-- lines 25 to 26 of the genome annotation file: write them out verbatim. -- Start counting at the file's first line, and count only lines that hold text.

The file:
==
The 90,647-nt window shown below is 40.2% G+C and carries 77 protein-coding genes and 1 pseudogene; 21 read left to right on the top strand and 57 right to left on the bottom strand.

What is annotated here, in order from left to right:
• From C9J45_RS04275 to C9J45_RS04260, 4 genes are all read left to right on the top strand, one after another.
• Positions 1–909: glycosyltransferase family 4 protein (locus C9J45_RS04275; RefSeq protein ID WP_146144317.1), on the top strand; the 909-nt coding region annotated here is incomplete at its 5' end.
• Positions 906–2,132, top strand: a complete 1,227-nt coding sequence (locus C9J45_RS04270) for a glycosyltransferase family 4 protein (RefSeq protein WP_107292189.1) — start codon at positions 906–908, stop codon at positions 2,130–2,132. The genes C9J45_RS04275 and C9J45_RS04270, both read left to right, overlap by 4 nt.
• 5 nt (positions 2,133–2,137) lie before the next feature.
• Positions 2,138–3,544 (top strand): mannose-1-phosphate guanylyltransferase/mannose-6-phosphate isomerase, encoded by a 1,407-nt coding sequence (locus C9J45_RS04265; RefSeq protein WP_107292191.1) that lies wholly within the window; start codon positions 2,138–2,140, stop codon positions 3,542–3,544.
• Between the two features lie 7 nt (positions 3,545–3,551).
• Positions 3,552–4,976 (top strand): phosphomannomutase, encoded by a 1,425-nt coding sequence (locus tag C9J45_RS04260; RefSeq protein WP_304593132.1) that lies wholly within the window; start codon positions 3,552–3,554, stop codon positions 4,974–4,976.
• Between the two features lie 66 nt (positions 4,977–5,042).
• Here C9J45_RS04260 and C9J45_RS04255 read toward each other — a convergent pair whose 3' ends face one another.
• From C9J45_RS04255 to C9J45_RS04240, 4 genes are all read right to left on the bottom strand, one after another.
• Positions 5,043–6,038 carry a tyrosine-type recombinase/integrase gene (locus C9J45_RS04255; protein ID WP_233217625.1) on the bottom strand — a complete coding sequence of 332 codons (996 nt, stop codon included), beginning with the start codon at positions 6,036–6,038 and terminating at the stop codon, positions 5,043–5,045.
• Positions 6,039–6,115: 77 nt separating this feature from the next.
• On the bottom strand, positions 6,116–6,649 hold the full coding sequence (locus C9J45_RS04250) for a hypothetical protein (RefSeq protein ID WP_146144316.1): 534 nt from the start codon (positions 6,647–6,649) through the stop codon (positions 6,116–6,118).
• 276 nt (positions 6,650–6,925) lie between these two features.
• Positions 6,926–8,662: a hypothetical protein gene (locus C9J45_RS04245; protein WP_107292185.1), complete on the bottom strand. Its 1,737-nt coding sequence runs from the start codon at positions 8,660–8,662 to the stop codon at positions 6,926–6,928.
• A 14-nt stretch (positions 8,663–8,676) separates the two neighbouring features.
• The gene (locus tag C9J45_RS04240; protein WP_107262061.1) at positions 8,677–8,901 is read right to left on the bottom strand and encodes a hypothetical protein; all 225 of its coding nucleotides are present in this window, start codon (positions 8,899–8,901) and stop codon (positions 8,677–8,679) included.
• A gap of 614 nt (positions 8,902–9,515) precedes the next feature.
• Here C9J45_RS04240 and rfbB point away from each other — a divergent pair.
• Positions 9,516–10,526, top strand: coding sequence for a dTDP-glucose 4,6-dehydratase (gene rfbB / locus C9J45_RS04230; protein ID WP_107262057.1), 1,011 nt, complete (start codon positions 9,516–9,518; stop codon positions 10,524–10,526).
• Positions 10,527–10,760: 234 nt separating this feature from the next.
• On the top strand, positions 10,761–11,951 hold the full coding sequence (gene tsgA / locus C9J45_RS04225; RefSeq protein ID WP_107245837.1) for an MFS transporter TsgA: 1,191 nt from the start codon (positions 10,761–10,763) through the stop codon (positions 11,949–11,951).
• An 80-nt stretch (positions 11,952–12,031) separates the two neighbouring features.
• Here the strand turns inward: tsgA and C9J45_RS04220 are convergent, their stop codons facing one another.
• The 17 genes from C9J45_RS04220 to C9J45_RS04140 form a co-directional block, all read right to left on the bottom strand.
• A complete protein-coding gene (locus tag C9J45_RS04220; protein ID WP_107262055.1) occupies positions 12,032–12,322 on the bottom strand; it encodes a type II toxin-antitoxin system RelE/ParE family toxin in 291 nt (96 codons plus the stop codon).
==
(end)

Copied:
• An 80-nt stretch (positions 11,952–12,031) separates the two neighbouring features.
• Here the strand turns inward: tsgA and C9J45_RS04220 are convergent, their stop codons facing one another.